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I normally use a hook length of no longer than 14 inches if I am link legering with Flake or Cheesepaste. If I am maggot or caster fishing with inline feeders the hook length will normally be around 3inches. If I am using cheesepaste I mount a 12mm cork ball on a hair and mould the paste around both the shank of the hook and the cork ball. Even on hard fished waters I find the bites on both methods very decisive sometimes lifting the rod of the rest in fact more like a barbel bite. I generally use a glass quiver tip of 2oz.
That's good to know mate thank you, I've just made up some cork short hair rigs for cheese paste so I'm glad to hear you've found some succes with it. They're around 14" as well. I didn't realise a shorter hooklength for magott feeder would work, but I'll give it a go!
 
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On some tree covered or classic raft swim a bite can come pretty quickly if a feeder is introduced early in the session so with your first trip to the swim out of the way next time try it holding back a bit but introduce bait little and often, this could have the effect of getting the Chub competing for the bait-- in feeding mode this could produce more than just the odd fish.
Chub being cautious creatures can also back off and settle a little lower downstream but still in the seemingly safe environment of the overhanging tree or raft, so, if still on the feeder try, if possible, to induce another bite by lengthening by however much you feel the fish may have dropped back downstream your hook length, maybe by a foot at a time until a fish is connected or doesnt seccumb at all.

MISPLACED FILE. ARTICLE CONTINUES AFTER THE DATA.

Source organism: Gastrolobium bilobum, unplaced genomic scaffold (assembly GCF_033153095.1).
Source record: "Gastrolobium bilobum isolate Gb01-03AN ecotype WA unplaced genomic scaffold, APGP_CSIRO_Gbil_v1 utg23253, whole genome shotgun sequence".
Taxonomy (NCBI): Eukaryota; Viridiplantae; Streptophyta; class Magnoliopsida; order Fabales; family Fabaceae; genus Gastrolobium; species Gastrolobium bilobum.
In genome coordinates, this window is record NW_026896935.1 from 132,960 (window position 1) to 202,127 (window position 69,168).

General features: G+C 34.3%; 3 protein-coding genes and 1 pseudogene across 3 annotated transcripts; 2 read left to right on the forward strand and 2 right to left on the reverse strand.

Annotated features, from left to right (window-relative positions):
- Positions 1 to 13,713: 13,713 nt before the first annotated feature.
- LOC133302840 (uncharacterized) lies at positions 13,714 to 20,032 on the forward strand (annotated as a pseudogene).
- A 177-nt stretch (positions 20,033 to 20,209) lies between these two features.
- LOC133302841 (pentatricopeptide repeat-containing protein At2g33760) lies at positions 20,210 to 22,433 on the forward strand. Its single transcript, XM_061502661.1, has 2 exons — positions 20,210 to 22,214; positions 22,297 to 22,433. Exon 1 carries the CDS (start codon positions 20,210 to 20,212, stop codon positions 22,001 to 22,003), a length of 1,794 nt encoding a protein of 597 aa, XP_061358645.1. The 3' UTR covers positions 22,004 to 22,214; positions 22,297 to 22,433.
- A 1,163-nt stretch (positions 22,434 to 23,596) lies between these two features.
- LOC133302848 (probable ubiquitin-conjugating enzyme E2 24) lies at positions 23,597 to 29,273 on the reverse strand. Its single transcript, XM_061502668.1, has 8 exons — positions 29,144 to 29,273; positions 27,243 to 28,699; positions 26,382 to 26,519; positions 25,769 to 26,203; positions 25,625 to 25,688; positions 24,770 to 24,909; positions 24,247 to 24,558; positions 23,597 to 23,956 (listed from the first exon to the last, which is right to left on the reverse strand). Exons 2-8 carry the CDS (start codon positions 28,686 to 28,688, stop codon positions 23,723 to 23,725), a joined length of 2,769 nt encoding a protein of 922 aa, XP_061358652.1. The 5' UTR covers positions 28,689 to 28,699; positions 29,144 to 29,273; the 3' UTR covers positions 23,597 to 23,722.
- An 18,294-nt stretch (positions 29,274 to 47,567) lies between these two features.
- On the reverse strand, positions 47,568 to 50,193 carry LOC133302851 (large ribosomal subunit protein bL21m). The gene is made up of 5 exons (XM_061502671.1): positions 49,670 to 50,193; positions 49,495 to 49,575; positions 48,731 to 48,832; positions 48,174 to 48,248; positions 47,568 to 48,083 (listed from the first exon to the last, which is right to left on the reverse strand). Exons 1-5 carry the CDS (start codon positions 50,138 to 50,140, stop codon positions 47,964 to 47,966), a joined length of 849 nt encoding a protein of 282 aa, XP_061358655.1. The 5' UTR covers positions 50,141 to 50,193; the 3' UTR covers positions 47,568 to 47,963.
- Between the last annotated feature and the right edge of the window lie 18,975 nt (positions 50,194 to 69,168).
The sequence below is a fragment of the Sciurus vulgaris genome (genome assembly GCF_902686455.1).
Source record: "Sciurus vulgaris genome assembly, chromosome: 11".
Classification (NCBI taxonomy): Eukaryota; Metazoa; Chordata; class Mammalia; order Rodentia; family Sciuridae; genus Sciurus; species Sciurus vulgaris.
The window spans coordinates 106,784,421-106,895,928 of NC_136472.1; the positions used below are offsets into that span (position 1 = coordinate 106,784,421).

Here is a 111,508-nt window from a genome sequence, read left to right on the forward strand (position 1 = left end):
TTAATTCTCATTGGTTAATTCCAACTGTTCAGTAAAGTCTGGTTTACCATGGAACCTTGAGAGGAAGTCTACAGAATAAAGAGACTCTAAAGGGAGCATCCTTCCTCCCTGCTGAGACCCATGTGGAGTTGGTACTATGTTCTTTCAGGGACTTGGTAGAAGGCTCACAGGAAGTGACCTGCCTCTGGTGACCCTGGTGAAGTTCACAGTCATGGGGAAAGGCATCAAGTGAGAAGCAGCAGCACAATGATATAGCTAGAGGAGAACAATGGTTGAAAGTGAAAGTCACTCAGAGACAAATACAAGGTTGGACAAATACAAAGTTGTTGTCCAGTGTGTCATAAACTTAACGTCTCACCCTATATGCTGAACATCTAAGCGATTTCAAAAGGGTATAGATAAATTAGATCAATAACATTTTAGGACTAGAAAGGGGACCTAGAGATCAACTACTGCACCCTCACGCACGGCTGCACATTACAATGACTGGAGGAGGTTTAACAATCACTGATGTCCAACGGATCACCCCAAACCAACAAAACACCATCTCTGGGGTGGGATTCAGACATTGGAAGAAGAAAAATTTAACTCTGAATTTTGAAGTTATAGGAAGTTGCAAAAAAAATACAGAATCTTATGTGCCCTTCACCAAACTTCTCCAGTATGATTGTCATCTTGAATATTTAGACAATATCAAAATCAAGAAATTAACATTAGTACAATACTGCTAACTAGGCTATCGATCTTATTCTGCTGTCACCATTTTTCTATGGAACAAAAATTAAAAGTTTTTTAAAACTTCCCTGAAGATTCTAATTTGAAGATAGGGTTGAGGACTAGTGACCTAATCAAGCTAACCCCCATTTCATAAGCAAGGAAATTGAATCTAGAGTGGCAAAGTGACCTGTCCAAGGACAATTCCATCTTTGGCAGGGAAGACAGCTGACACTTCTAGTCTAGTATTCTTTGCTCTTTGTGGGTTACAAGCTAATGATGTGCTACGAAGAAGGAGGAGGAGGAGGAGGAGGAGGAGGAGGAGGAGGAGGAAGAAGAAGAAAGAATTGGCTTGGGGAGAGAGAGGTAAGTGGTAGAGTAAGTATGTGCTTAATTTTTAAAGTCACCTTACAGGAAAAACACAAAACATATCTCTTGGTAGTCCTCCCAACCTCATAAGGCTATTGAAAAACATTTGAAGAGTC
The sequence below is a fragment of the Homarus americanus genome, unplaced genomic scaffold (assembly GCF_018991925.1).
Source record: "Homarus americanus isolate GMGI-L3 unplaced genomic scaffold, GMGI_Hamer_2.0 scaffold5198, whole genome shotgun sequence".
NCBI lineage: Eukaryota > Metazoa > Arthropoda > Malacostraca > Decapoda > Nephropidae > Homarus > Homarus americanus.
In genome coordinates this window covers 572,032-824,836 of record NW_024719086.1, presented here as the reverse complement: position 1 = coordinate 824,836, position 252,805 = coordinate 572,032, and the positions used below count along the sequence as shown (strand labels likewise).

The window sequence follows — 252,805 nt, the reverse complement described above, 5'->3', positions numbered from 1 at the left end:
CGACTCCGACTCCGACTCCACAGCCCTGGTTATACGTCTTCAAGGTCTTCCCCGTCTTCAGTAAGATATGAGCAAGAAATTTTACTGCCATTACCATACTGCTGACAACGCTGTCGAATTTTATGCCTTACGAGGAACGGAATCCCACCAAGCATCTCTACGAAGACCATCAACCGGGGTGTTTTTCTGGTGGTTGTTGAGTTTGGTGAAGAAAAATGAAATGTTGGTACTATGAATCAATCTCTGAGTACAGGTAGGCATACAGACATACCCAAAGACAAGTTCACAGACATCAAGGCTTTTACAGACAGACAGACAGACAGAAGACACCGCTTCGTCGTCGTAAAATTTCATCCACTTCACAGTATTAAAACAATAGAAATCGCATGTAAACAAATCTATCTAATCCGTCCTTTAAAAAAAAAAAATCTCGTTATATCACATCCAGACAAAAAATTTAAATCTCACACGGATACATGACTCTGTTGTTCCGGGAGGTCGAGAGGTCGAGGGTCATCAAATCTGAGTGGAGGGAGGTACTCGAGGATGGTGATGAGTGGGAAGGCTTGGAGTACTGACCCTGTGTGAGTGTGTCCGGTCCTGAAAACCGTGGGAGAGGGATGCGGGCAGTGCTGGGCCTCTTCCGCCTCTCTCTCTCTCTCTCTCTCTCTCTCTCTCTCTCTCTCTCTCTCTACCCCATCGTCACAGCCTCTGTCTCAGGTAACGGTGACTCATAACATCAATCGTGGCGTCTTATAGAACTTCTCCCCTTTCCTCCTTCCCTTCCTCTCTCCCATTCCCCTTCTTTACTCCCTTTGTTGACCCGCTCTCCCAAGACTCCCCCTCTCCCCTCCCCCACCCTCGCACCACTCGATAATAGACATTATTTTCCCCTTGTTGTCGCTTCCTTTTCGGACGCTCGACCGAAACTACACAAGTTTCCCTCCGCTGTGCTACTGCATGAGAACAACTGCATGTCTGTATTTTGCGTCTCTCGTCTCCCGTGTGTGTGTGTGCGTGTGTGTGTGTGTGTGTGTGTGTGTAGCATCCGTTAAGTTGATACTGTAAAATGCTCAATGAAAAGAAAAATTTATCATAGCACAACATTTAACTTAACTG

That leaves one other option before leaving for another spot or trying with float tackle, that's to go below the tree, maybe shorten the hook length to A few short inches and cast carefully towards the nearest tree branches, as the Chub at this time could be clear of the tree but still within reach of its safety.
Take note here too of the position of the sun if its a nice bright day as the Chub will position themselves so as to be in semi darkness.
Fish if you can to take advantage of this help from nature, its worked for me a few times in the past.
Hope this helps.
Thank you for all the advice there, it is really helpful. Some things I just haven't considered. I'll be sure to put them into practice my next time out!
 

chevin4

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That's good to know mate thank you, I've just made up some cork short hair rigs for cheese paste so I'm glad to hear you've found some succes with it. They're around 14" as well. I didn't realise a shorter hooklength for magott feeder would work, but I'll give it a go!
It's a versatile set up. I mold just enough paste around the ball for it to sink slowly.
Its surprising how buoyant the cork ball is by reducing the paste you can create a pop up by placing a large shot say 3inches from the hook.
 

thames mudlarker

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There’s an easy way around that ....... touch ledger,

Once you’ve mastered the art of touch ledgering and especially for chub you’ll never regret it 😉
 

thames mudlarker

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Stuart you are back and most welcome. I hope you are well in these strange times.
Hi there Mike, yea decided to have wander back onto the forum and see what’s happening, hope yer all ok and be safe 👍🏻

To be honest most of me time is spent on Facebook Lol